On the Mend: Maternal Care Wins Encourage Better Outcomes in Texas
By Hannah Wisterman Texas Medicine November 2023


In the ongoing fight to save Texas mothers from outsized rates of mortality and morbidity, medicine scored a major victory this year: the extension of Medicaid coverage for postpartum mothers to one year.  

A long cry from 60 days’ coverage, the change is a culmination of a massive, long-term advocacy effort, says Sherri Onyiego, MD, a member of the Texas Medical Association’s Committee on Medicaid, CHIP, and the Uninsured.  

Given the many challenges along the way – and some still ahead to fully patch together maternal coverage – the Houston family physician reminds herself to stop and appreciate the triumph.    

“We’ve fought and advocated for so long, sometimes we have to take a step back and pause and just take it all in,” said Dr. Onyiego, who also chairs the Disparities Subcommittee of the Texas Department of State Health Service’s (DSHS’) Maternal Mortality and Morbidity Review Committee (MMMRC). 

The coverage extension, achieved through House Bill 12 by Rep. Toni Rose (D-Dallas) in the 2023 regular Texas legislative session, is the centerpiece of a slate of wins medicine secured to improve maternal health. (See “Medicine’s Maternal Wins,” page 21.) Sen. Lois Kolkhorst (R-Brenham) carried the bill in the Senate.  

“I don’t want to take full credit because there were so many people involved with this,” Representative Rose told Texas Medicine. “The advocates and the health care providers, health care organizations, and my colleagues. I mean, it was all of us. It just so happened that I was the one who was able to get it to the finish line, and for this I’m grateful.”   

What remains is the approval of a state plan amendment to implement the law – a more straightforward process than past attempts, and one that can be turned around sooner, says Helen Kent Davis, TMA’s associate vice president of governmental affairs. She anticipates that by time of publication, the Texas Health and Human Services Commission (HHSC) will have submitted the amendment, with expectations to fully implement the legislation in early 2024.      

Representative Rose says she and her office are in close contact with HHSC to ensure a smooth adoption.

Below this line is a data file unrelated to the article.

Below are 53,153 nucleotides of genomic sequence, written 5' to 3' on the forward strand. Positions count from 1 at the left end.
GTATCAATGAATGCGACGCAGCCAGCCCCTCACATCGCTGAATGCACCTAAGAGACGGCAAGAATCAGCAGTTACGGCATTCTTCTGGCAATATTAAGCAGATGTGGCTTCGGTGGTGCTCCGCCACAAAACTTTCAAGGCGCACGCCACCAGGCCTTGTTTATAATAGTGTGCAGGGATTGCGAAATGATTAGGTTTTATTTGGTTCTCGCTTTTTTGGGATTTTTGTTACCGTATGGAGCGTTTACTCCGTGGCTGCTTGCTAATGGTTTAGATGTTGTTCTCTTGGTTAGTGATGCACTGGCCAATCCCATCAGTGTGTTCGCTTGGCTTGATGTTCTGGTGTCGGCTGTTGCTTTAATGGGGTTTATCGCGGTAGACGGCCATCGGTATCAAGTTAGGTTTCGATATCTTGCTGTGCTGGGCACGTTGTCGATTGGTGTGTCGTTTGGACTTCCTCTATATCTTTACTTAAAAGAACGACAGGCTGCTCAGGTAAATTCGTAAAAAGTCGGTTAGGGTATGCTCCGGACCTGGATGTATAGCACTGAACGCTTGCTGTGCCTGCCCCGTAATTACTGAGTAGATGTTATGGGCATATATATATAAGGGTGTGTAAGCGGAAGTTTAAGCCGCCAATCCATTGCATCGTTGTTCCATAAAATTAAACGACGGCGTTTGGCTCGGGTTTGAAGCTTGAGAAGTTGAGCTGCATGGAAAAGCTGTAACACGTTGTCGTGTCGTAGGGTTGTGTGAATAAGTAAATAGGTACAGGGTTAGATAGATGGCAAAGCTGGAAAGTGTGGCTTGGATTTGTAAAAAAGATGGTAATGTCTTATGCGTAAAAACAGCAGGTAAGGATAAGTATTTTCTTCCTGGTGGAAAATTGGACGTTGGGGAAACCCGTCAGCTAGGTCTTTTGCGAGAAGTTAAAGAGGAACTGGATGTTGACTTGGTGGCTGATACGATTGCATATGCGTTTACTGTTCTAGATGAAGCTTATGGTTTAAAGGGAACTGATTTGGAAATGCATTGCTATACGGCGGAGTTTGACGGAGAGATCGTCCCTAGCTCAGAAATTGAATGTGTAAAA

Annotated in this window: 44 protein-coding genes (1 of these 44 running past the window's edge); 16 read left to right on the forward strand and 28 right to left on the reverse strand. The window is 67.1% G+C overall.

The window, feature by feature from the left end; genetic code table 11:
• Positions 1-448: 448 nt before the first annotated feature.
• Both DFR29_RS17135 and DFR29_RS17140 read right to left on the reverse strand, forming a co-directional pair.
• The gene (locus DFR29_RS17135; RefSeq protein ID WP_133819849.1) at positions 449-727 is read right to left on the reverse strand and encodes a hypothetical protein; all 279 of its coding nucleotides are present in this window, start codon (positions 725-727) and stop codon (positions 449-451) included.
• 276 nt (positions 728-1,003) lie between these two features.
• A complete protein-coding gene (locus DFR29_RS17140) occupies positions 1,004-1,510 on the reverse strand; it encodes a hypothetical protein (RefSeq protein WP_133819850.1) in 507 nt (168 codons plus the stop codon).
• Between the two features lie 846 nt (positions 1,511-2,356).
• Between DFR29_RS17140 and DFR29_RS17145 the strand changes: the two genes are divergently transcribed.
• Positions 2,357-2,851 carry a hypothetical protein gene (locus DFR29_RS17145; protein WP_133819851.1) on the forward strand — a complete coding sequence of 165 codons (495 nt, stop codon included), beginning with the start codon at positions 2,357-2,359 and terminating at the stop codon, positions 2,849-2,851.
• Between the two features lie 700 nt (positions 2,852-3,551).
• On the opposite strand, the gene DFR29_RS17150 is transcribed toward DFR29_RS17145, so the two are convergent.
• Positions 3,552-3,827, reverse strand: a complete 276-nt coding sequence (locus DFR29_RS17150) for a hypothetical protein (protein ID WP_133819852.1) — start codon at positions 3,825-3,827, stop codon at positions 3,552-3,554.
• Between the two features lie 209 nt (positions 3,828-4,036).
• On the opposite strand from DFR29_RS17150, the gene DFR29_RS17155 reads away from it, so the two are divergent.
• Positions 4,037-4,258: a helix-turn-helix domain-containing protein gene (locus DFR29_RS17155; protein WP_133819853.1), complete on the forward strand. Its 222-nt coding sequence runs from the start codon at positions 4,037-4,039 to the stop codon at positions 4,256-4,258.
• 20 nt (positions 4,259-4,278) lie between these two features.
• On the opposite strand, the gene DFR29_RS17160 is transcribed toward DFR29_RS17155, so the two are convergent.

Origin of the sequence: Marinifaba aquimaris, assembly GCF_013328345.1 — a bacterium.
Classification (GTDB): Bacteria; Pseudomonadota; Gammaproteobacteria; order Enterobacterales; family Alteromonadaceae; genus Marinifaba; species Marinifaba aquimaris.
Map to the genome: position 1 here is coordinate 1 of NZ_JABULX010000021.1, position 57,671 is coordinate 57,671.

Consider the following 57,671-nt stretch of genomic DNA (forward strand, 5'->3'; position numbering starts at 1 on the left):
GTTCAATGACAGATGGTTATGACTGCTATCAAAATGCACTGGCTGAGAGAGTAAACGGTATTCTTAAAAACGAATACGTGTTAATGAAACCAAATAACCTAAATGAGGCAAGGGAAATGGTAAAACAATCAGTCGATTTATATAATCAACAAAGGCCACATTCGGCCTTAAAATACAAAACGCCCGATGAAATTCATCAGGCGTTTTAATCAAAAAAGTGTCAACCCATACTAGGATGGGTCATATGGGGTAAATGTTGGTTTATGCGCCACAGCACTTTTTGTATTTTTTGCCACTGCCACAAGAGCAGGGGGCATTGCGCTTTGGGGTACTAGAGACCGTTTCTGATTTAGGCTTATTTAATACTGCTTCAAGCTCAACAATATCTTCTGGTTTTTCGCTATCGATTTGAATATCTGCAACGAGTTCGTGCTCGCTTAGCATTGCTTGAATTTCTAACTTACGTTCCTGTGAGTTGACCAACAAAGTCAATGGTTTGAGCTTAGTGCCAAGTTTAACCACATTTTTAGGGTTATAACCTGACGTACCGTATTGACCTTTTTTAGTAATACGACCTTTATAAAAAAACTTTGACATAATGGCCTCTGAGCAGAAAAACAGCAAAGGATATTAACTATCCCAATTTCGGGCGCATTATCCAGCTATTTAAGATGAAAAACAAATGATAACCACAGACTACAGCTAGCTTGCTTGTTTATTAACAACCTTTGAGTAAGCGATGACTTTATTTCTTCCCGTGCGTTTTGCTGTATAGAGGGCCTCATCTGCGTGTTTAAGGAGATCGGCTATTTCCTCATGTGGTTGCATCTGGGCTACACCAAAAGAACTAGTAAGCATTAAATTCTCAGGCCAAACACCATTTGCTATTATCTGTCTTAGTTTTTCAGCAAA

The full benefits of HB 12 may be complicated by Medicaid’s ongoing eligibility redetermination process. (See “Coming Unwound,” page 26.) Beginning this fall, several TMA committees will collaborate to identify policy options Texas could consider to further improve access to women’s health care, including strengthening access to services in rural communities.    

MMMRC has continually supported increased access to care during pregnancy, in the year following pregnancy, and throughout the preconception and interpregnancy periods. HB 12 only addresses part of that recommendation, but it’s a huge step forward, Dr. Onyiego says.    

“[HB 12] doesn’t necessarily take away some of the issues that women still have with access to care, but it certainly goes a long way to say that they have the coverage when they need it,” Dr. Onyiego said.  

A long time coming 

Such success didn’t come easy.  

One in three pregnancy-associated deaths in Texas occur 43 days to one year postpartum, making a full year of continuous postpartum care MMMRC’s top recommendation since the committee began issuing reports in 2018.  

The same year, TMA mobilized a Maternal Health Congress, during which maternal access-to-care concerns topped the list of resultant recommendations, including providing 12 months of continuous coverage for preventive, primary, and specialty care coverage for women before, during, and after pregnancy.    

The congress also called for “the implementation of hospital-based quality improvement initiatives that reduce maternal mortality and morbidity, based on best practice and standardized protocols,” in concert with the state’s rollout of the Texas Alliance for Innovation in Maternal Health (TexasAIM) program.  

And over the years, versions of legislation similar to HB 12 have been filed numerous times by several lawmakers. Representative Rose personally filed the bill twice, in the 2019 and 2021 legislative sessions, before she and Senator Kolkhorst got it passed in 2023 – with the help of letters of support from more than 200 organizations, including TMA.